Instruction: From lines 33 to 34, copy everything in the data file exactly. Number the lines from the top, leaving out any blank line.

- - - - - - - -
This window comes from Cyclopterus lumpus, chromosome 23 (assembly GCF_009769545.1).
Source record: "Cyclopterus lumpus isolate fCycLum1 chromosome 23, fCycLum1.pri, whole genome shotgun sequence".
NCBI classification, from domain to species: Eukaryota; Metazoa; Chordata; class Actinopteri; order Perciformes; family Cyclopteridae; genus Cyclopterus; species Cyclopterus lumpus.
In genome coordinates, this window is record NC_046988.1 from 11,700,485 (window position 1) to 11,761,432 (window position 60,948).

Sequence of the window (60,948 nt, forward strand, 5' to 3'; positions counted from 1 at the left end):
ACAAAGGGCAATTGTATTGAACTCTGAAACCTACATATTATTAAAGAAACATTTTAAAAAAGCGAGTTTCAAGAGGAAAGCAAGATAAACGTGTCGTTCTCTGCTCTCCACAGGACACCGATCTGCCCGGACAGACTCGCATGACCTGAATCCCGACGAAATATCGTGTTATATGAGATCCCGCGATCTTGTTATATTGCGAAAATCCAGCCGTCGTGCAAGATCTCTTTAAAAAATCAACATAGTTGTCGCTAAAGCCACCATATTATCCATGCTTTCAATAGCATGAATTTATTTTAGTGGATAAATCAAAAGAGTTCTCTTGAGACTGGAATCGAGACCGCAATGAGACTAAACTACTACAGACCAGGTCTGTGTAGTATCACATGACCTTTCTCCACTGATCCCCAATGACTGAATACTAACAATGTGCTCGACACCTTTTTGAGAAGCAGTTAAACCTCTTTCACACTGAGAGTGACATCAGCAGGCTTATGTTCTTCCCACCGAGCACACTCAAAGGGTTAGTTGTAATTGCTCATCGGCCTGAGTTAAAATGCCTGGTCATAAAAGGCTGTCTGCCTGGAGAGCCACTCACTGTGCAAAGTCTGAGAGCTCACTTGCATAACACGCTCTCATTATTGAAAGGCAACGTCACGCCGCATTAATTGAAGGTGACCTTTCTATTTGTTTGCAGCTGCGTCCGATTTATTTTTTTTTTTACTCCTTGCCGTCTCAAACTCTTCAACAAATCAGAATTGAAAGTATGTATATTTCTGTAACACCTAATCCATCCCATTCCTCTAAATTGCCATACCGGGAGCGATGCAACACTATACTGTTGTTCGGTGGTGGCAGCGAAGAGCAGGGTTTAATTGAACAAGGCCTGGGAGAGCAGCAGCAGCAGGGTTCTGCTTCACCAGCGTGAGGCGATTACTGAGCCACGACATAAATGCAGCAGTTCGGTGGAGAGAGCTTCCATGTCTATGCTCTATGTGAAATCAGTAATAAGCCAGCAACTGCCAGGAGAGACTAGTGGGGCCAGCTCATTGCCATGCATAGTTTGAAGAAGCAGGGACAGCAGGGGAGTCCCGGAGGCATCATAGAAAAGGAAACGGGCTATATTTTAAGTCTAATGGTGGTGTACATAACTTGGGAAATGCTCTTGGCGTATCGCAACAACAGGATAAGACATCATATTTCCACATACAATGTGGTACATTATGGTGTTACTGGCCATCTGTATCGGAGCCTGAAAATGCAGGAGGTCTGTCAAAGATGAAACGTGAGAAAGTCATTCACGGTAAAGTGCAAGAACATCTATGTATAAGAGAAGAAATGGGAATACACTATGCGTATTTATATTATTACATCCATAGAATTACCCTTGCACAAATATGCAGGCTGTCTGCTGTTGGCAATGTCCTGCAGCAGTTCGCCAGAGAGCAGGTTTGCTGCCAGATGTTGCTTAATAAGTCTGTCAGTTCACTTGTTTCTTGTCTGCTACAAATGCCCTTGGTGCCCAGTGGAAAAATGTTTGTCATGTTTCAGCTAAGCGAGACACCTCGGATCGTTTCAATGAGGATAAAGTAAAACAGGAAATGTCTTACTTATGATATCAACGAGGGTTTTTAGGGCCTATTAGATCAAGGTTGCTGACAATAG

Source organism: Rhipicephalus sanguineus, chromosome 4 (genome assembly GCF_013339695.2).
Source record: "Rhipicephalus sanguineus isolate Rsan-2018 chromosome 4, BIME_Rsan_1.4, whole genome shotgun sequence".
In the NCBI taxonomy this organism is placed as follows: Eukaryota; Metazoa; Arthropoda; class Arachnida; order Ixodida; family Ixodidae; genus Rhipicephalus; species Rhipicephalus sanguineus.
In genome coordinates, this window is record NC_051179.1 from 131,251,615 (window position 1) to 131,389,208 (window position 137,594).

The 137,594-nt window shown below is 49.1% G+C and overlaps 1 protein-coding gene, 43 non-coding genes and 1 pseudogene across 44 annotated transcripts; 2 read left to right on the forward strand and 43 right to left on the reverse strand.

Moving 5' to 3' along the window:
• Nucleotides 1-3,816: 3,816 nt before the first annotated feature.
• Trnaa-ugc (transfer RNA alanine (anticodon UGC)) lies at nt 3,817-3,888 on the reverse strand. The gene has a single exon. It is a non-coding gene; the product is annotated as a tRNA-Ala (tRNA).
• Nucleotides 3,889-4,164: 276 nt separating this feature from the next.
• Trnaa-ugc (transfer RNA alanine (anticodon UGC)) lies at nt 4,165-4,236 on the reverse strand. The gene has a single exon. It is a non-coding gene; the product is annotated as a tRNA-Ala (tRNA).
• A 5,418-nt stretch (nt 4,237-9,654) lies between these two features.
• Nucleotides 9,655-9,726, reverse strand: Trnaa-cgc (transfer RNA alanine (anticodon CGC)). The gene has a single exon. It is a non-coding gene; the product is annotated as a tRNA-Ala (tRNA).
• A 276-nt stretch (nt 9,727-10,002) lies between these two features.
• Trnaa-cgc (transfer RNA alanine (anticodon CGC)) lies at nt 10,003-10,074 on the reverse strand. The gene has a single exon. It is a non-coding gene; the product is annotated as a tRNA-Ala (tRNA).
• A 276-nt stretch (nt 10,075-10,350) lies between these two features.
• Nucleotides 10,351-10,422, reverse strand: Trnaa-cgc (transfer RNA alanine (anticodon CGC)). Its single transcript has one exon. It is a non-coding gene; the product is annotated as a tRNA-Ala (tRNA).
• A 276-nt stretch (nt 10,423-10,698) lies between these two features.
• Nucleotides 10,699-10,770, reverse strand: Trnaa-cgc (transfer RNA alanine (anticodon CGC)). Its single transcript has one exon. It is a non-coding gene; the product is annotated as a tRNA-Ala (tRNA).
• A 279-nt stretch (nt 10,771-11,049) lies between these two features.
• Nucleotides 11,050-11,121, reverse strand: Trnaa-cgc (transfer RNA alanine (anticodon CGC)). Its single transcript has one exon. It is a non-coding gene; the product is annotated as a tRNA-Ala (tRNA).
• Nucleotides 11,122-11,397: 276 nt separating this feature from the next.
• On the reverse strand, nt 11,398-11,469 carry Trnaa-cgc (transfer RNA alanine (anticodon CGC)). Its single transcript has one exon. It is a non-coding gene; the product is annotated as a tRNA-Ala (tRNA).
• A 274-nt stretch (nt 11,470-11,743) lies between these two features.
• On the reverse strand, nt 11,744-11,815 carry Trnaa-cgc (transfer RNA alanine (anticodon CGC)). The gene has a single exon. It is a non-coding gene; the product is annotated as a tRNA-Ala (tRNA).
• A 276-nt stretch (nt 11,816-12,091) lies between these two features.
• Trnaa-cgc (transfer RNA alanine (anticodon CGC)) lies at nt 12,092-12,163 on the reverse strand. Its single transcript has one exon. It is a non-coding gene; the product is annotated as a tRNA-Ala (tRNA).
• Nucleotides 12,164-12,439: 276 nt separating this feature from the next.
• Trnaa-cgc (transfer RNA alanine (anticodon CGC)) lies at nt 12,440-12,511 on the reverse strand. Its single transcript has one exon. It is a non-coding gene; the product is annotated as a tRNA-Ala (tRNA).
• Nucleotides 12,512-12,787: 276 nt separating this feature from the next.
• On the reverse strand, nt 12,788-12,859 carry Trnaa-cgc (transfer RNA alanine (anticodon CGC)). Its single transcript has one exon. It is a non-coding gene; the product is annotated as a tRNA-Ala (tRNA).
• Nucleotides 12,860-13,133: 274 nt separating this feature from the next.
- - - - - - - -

• Nucleotides 12,164-12,439: 276 nt separating this feature from the next.
• Trnaa-cgc (transfer RNA alanine (anticodon CGC)) lies at nt 12,440-12,511 on the reverse strand. Its single transcript has one exon. It is a non-coding gene; the product is annotated as a tRNA-Ala (tRNA).